The U.S. Supreme Court, in Bullock v. BankChampaign, N.A., has arguably made it harder for damaged beneficiaries to prevent a negligent or self-interested trustee from filing a bankruptcy case and escaping debts owed to the trust’s beneficiaries. Individual debtors file bankruptcy cases to obtain a discharge of their debts. However, creditors may block the discharge of certain debts — and continue to pursue a debtor for those debts, even after bankruptcy — if the individual incurred the debts as a result of various kinds of bad acts, among them, in the language of federal bankruptcy law, “defalcation while acting in a fiduciary capacity.” Courts have long disagreed, however, about what exactly that word means: Does a trustee’s ordinary negligence or mistake amount to “defalcation,” or must the trustee have had a more culpable state of mind, an intention to commit a wrong — a much stricter standard for a damaged beneficiary to satisfy?
In Bullock, the Supreme Court opted for that stricter standard. Randy Bullock was the non-professional trustee of a trust set up by his father, for the benefit of Bullock and his siblings. Bullock twice borrowed money from the trust, to purchase real estate and shares in a business, and repaid it, with interest. His siblings nonetheless sued him, and a state court found that Bullock had engaged in self-dealing and breached his fiduciary duty. Bullock had made the trust whole after each borrowing, and the state court found no ill motive on his part. Nevertheless, the state court required him to pay the trust the value of the interests he had purchased with the trust’s money. When Bullock could not do so, he filed a bankruptcy case.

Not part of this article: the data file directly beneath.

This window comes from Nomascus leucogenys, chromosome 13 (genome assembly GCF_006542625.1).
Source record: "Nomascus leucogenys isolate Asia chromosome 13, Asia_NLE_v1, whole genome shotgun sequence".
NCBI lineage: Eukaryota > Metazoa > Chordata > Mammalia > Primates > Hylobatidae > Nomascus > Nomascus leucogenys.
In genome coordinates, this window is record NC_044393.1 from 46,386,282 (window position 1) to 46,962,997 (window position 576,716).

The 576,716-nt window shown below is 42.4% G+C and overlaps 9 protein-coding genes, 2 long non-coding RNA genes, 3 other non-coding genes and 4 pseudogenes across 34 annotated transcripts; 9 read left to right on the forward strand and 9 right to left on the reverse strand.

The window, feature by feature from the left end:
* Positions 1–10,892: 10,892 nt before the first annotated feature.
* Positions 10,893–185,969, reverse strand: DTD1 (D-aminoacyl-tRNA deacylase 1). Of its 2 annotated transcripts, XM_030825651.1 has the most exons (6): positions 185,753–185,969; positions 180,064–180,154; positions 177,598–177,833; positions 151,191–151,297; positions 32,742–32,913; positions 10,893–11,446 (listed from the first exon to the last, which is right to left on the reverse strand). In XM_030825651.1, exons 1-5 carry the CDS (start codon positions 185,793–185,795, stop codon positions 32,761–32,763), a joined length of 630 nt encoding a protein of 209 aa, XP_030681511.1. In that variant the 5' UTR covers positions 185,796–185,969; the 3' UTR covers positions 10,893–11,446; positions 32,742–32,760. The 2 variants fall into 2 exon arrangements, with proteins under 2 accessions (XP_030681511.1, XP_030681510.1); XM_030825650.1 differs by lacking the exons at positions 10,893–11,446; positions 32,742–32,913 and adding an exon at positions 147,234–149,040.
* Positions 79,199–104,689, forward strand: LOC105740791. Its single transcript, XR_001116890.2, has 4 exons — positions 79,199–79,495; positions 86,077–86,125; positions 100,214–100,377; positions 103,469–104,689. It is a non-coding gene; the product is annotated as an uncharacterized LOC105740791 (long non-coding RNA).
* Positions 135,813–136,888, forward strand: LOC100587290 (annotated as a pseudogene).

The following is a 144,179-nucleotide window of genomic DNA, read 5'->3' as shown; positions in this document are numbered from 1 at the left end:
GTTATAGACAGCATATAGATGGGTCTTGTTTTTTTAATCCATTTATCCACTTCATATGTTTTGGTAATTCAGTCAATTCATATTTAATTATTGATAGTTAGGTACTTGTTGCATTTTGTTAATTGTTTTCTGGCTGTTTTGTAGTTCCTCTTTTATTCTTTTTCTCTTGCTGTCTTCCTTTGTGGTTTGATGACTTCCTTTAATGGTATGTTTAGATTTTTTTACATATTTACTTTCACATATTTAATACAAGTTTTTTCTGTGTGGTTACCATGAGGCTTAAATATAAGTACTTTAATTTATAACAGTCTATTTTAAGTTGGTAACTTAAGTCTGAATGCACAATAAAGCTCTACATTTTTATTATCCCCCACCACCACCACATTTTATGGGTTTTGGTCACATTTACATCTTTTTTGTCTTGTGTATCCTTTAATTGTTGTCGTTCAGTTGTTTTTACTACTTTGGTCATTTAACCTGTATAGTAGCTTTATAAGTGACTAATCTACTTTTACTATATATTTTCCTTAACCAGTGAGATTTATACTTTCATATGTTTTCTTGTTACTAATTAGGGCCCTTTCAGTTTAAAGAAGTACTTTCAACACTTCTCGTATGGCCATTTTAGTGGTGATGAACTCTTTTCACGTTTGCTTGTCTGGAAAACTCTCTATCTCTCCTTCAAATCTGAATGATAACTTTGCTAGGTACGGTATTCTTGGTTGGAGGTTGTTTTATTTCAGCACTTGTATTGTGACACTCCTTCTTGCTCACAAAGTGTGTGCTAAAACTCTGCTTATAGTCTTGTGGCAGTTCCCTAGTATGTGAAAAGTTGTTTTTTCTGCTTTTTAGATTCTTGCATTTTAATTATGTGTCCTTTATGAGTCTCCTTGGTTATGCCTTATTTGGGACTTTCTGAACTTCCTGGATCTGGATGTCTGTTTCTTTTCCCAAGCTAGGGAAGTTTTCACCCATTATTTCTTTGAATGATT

The bankruptcy court held that Bullock’s state court judgment debts should not be discharged, because they arose from Bullock’s “defalcation” as a fiduciary. At the Supreme Court, Bullock argued, among other things, that he could not be guilty of defalcation, because he had had no malicious motive and no intent to breach his duties.
The Supreme Court agreed with Bullock, holding that, to be guilty of defalcation, a fiduciary either (a) must have engaged in actions involving “bad faith, moral turpitude, or other immoral conduct;” or (b) if no such actions are proven, must have had actual knowledge that his actions were wrong or must have acted with conscious disregard of the risk that his conduct would violate his fiduciary duties. The Supreme Court sent the case back to the lower courts to determine whether Bullock had violated this heightened standard.
The Supreme Court in Bullock made a policy choice to favor individual debtor-trustees who may have done harm, without meaning to do so, over injured beneficiaries. The court suggests that most such individual fiduciaries will be, like Randy Bullock, non-professional trustees of small family trusts. However, while the holding arises in the context of an individual’s chapter 7 bankruptcy case, it remains to be seen whether the court’s definition of “defalcation” — a term with no fixed, authoritative meaning before Bullock — will be applied more broadly, to protect institutional, as well as individual, fiduciaries.